The FG monicker apparently, stands for 'folk guitar', but the FGs are deadnnought-sized, and if you want an actual 'folk'-size guitar, you'll want this FS –sitting somewhere between Martin's 00 and 000 sizes – the genesis of which seems to date back to the Yamaha FG1500 of the early 70s.
The FS has a shorter 635mm (25- inch) scale length, a reduced body width of 381mm (15-inch) and shallower depth by about 8mm.
It retains the same width and string-spacing at the nut as it's bigger bro' but – importantly – reduces the string spacing at the bridge from 55mm to 50mm. This is why when you start playing this lil' chap things feel rather cramped.
For many players a smaller 000-size is the perfect fingerpicking guitar and many a more 'serious' model has a wider nut and bridge string spacing. So, here, FS doesn't really stand for 'FingerStyle': it more accurately equates to 'For Student' or 'For Small (people)'. Ahem.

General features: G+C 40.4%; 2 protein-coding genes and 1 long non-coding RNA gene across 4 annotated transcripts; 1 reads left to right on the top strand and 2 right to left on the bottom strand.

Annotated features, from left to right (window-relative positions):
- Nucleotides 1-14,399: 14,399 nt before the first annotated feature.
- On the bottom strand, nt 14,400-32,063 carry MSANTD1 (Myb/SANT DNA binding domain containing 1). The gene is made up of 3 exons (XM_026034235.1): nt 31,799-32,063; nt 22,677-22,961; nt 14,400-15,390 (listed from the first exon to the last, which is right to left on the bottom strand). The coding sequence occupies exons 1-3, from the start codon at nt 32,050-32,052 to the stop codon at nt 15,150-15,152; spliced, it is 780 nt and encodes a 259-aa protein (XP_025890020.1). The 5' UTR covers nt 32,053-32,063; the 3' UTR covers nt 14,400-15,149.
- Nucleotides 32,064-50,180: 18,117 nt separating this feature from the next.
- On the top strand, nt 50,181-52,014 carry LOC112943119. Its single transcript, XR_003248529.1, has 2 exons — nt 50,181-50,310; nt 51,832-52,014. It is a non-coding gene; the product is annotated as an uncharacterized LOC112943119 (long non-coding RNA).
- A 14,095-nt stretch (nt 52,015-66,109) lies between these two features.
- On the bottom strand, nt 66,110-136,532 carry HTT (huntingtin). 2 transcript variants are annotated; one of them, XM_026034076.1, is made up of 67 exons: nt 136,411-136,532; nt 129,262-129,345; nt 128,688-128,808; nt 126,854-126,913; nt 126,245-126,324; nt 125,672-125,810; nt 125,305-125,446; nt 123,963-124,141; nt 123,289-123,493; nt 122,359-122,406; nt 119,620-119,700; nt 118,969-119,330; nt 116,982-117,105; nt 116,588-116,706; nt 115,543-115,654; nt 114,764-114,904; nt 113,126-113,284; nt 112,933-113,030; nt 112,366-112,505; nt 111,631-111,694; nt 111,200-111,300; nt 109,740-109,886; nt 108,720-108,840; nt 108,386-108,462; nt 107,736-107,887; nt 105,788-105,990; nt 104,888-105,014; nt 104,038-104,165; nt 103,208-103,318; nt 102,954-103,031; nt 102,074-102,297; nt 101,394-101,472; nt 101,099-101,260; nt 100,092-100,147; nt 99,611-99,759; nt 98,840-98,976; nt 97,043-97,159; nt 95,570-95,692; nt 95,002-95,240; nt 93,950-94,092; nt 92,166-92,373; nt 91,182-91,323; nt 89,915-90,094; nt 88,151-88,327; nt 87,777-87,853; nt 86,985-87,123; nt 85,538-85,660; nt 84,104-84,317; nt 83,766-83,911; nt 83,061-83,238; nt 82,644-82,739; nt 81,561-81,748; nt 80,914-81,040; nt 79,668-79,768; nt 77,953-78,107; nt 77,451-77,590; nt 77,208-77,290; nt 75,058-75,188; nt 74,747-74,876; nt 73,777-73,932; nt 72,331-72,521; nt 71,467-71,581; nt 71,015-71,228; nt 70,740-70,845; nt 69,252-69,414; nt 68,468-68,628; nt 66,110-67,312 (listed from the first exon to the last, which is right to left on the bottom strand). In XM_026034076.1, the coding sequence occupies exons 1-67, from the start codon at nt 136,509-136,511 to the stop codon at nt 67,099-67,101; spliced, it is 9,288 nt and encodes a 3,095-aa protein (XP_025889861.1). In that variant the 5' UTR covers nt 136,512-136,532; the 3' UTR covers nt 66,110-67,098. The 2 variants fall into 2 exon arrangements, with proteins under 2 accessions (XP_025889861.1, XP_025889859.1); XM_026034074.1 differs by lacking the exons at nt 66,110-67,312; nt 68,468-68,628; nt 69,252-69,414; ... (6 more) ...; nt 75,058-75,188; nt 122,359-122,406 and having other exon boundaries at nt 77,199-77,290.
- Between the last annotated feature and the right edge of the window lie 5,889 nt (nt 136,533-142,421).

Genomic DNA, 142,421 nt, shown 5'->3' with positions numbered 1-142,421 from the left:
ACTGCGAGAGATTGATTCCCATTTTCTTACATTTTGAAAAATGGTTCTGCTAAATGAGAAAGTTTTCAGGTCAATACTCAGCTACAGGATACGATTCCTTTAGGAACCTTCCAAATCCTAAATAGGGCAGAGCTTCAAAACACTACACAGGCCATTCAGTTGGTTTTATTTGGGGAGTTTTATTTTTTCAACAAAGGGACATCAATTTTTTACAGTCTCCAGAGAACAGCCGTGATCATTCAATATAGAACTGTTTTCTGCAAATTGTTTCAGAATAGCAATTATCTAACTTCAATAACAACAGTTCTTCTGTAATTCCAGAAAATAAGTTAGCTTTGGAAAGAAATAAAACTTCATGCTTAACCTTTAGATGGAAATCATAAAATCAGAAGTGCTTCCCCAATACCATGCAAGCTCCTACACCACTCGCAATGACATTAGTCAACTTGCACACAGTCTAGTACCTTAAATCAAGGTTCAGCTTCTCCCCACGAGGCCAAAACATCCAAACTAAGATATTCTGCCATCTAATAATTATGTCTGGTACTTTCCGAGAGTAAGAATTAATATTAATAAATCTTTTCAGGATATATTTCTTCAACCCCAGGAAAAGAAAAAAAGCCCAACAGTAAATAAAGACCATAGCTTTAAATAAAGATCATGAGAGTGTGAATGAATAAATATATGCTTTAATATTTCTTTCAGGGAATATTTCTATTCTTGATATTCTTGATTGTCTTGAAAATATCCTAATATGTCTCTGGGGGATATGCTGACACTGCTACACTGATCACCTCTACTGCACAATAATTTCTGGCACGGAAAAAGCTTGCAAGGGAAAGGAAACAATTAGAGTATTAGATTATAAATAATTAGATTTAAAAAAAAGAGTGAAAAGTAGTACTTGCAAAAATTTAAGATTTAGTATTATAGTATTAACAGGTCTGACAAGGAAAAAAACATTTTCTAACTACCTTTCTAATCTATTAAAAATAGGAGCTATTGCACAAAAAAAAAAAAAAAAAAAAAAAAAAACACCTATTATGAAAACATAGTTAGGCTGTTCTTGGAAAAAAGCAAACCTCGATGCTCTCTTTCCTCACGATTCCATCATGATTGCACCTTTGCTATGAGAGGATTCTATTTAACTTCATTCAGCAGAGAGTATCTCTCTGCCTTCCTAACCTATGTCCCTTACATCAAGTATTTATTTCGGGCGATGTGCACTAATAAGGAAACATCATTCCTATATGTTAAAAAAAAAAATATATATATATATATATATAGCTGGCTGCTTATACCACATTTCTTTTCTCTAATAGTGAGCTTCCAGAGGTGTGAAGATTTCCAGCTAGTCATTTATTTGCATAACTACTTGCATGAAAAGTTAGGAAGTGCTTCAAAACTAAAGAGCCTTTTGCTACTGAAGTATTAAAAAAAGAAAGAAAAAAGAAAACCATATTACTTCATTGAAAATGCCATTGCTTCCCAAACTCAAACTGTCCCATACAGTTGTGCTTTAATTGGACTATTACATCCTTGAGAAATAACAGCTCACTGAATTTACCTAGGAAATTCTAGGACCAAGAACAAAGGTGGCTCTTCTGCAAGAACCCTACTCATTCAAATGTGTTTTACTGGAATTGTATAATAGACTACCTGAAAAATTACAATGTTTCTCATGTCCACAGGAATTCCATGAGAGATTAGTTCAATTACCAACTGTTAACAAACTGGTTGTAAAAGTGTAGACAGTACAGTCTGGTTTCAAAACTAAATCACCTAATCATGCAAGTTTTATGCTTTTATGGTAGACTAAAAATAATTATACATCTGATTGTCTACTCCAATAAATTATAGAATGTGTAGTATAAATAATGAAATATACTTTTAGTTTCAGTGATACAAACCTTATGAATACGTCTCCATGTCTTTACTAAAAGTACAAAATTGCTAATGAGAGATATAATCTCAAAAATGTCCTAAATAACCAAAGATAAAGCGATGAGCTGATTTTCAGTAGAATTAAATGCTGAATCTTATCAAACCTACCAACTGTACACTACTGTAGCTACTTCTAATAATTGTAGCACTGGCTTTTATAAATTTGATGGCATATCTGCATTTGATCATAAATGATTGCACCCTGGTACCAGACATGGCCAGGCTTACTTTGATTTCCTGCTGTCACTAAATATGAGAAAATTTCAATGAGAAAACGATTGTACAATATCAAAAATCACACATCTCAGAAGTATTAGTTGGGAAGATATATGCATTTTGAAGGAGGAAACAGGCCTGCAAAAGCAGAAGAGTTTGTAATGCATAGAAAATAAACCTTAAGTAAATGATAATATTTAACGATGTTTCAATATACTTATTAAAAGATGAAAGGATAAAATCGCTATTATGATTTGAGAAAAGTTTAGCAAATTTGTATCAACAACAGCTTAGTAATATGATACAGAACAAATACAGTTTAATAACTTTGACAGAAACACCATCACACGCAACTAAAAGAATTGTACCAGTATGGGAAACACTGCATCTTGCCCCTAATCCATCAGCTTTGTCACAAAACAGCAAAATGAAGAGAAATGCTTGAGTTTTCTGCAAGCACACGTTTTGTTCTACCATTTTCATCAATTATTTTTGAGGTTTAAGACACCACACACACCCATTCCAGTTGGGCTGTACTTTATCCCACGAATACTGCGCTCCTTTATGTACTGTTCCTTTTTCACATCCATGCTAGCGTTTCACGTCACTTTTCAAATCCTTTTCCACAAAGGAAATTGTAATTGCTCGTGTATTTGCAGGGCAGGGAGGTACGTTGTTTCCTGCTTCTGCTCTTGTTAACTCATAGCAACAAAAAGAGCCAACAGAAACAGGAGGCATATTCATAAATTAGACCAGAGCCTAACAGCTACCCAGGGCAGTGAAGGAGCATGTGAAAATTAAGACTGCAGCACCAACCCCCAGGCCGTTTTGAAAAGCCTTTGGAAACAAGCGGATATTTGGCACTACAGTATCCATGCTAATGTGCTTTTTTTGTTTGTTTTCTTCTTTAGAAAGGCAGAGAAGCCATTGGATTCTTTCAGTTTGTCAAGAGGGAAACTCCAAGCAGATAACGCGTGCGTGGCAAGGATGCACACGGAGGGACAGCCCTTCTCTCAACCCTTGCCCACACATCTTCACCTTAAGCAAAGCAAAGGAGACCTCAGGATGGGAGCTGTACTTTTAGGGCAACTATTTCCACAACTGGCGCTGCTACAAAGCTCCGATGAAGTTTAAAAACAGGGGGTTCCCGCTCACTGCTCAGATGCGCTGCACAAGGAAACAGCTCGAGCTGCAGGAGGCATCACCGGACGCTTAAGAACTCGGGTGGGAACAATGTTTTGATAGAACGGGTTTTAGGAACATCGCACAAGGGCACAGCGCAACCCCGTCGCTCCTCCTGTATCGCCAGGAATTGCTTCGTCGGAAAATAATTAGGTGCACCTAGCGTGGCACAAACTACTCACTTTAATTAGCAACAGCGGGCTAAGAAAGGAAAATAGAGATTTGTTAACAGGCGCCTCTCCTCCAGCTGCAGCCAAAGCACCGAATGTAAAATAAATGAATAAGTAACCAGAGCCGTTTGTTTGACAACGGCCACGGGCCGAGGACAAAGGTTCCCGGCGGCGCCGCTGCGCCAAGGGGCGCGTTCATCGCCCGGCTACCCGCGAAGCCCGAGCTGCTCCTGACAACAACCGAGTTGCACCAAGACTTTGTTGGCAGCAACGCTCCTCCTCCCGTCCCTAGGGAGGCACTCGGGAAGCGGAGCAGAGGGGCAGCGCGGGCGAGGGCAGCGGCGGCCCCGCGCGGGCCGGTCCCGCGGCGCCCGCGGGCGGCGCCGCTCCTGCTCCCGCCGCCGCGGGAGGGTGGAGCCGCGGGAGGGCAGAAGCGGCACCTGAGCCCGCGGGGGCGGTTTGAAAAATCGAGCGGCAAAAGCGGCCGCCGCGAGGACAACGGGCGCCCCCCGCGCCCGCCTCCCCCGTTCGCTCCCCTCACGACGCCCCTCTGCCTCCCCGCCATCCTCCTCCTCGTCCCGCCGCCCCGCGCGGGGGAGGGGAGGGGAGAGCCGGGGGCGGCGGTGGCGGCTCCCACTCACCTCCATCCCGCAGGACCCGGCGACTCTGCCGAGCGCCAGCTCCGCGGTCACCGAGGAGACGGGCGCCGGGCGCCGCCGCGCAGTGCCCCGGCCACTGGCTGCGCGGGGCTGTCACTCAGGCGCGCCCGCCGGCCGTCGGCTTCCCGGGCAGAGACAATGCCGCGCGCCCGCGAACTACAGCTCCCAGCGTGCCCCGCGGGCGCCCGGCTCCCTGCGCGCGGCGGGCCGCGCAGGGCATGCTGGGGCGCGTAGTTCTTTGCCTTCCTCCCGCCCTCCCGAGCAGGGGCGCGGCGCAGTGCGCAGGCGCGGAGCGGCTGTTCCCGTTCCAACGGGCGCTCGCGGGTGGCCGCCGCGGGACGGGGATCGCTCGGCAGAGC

But while the new FSs start with the wallet-friendly FS800 (£268), this one, along with the FG850 dreadnought, tops this new range. It's certainly classy in style with its solid mahogany top and wood edge-binding, abalone soundhole inlay and fine white coach- line inside its black-bound fingerboard and headstock; its more compact dimensions also make for an extremely comfortable seated player.
Sound-wise the combination of its reduced size and its hardwood top give it a slightly narrower sound with a little less bass oomph and slightly rounded, almost compressed, highs but it's not as 'bluesy' or powerful as Martin's only slightly smaller-bodied new, all-sapele Dreadnought Junior.